Brooks Koepka joins Saudi-backed LIV Golf Series ahead of PGA Tour ban

Brooks Koepka joins Saudi-backed LIV Golf Series ahead of PGA Tour ban

Brooks Koepka - Brooks Koepka will leave the PGA Tour and join the Saudi-backed LIV Golf Series - GETTY IMAGES

Brooks Koepka – Brooks Koepka will leave the PGA Tour and join the Saudi-backed LIV Golf Series – GETTY IMAGES

Brooks Koepka will be announced as the latest high-profile signing on the Saudi rebel circuit and will play in the first LIV Series event on American soil next week.

The four-time big winner is joining brother Chase on Greg Norman’s breakaway tour and will almost certainly be banned from the PGA Tour as a result. His LIV debut in Portland, Oregon will be another blow to the US Ryder Cup team, who will face five members of the 2018 team and three from 2021, being deemed ineligible for next year’s match in Rome.

Koepka, 32, has been in talks with the Saudi-funded series for months and sources have confirmed the deal has finally been delivered. Dustin Johnson, another former world No 1, has signed for an initial fee of £120 million ($150 million) and Koepka will also have a seven-figure sum as he takes his place alongside not only Johnson but Phil as well. Mickelson, Sergio García, Bryson DeChambeau, Patrick Reed, Lee Westwood, Ian Poulter and Abraham Ancer, who was revealed as a catch on Tuesday.

Acer, the 31-year-old Mexican, is not the biggest name, but he is number 20 in the world and has great potential, having broken his duck on the PGA Tour in Augusta by winning the World Golf Championship event in Memphis.

Acer is believed to be earning over £50m and he said it gives him “an opportunity to give back to the game and help it flourish in my home country”.

It will be interesting to see if LIV makes any big moves in the long ‘feud’ between Koepka and DeChambeau. Tensions have eased between the two – they fought a made-for-TV showdown last year – but there’s clearly no love lost and their feud presents obvious obstacles to Norman’s endeavor, which tries to attract eyeballs.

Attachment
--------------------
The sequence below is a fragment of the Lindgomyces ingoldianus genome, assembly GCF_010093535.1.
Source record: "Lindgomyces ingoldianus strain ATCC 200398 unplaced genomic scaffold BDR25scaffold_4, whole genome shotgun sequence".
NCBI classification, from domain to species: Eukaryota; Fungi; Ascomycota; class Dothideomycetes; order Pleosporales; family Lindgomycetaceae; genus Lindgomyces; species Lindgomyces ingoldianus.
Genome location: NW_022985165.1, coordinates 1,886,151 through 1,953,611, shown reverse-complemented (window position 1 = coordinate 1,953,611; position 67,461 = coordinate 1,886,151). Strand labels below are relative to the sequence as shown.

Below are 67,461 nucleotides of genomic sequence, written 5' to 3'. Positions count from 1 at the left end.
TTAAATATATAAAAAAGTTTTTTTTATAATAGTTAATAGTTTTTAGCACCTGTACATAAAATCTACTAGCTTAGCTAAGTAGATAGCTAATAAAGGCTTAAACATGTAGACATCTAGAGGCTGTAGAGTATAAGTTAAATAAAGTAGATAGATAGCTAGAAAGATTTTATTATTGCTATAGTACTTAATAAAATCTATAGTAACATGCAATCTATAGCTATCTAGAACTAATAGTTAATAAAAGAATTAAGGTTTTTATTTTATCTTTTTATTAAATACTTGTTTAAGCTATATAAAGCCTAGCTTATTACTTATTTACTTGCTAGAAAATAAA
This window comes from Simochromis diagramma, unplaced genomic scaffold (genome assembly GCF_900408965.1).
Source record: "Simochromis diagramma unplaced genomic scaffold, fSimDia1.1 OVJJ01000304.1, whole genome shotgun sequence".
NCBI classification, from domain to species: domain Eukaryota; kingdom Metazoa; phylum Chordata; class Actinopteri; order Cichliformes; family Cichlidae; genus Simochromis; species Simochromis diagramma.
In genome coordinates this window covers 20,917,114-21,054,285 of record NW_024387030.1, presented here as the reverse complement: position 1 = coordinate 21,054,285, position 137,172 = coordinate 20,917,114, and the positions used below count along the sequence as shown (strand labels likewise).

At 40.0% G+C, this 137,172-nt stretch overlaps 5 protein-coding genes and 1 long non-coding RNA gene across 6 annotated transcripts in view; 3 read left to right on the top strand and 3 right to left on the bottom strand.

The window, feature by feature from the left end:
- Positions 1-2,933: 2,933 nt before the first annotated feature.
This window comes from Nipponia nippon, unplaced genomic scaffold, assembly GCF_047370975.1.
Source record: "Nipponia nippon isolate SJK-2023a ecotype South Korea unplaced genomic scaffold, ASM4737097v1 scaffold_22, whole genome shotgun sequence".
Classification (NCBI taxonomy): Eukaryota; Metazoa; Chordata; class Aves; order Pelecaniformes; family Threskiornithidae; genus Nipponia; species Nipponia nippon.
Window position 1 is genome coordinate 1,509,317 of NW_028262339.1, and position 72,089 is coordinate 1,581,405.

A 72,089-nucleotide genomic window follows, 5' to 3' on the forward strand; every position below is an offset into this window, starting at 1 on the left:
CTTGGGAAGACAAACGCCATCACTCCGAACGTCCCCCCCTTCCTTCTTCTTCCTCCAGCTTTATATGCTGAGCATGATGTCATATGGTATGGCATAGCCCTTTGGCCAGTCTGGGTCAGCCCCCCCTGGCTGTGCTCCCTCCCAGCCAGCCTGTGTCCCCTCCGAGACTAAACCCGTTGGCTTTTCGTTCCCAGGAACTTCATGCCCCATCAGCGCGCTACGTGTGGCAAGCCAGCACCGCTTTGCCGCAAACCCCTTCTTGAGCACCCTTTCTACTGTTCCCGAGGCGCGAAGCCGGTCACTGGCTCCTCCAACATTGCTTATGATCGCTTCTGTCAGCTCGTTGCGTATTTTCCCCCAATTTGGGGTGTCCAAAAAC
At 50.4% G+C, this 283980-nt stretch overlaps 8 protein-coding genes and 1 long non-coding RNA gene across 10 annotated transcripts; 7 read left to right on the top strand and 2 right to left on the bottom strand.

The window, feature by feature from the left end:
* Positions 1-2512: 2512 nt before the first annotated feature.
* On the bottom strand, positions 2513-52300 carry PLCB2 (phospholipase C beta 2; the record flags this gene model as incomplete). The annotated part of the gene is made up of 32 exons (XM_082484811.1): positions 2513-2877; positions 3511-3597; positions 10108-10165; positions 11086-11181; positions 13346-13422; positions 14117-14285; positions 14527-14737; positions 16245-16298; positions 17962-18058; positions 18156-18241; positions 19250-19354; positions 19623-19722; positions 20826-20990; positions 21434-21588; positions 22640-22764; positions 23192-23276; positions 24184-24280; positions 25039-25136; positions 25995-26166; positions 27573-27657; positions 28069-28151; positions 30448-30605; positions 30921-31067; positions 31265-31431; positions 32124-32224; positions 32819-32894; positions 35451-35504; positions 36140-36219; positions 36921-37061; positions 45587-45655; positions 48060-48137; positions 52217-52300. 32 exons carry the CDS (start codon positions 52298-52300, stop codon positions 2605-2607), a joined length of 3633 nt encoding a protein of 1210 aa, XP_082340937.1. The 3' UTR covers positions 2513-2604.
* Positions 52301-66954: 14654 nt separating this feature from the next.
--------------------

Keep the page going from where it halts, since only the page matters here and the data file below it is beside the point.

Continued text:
The LIV roster is getting stronger by the week and will worry the PGA Tour and the DP World Tour – formerly the European Tour – which were on the upswing after an exciting US Open over the weekend, which apparently highlighted the need for the sport. put glory before money.

Anyone who still regards the series as an irrelevant spectacle for golfers on the decline should perhaps look at Ancer’s profile and consider that of the last 21 majors, nine have been won by golfers under contract to LIV. And that number is set to increase with other top 20 players who are supposedly in the pipeline.

‘It’s kind of annoying that you throw that cloud over the US Open’

Koepka’s move comes less than a week after the world number 19 lashed out at journalists for questioning him about LIV in preparation for a major.

“I’m ready to play the US Open, and I find it kind of annoying that all of you are throwing this dark cloud over the US Open,” said Koepka, who has won the US national championship twice. “I don’t know why you guys keep doing this. The more legs you give, the more you keep talking about everything.” Koepka also said he was playing on the PGA Tour because “there’s no other option.”

There were rumors that Collin Morikawa, the reigning Open champion, was also ready to jump, but the 25-year-old emphatically denied it on social media. “For the record, once again…I’m here to stay on the PGA Tour and nothing has changed,” he posted.

LIV will release the vast majority of its 48-player field on Wednesday for next week’s $25 million event at Pumpkin Ridge, with some spots to be kept empty for late additions.

Koepka is actually listed in this week’s PGA Tour tournament in Connecticut – the ironically named Travelers Championship – but he didn’t attend the mandatory players’ meeting held at the TPC River Highlands on Tuesday morning.

Jay Monahan, the tour commissioner, discussed plans for a maximum of four $20 million “Fall Series” events featuring the Tour’s top 50 prize list. Without a cut, familiarity with the LIV model has not gone unnoticed and is a transparent and understandable maneuver to maintain top performances on the circuit.

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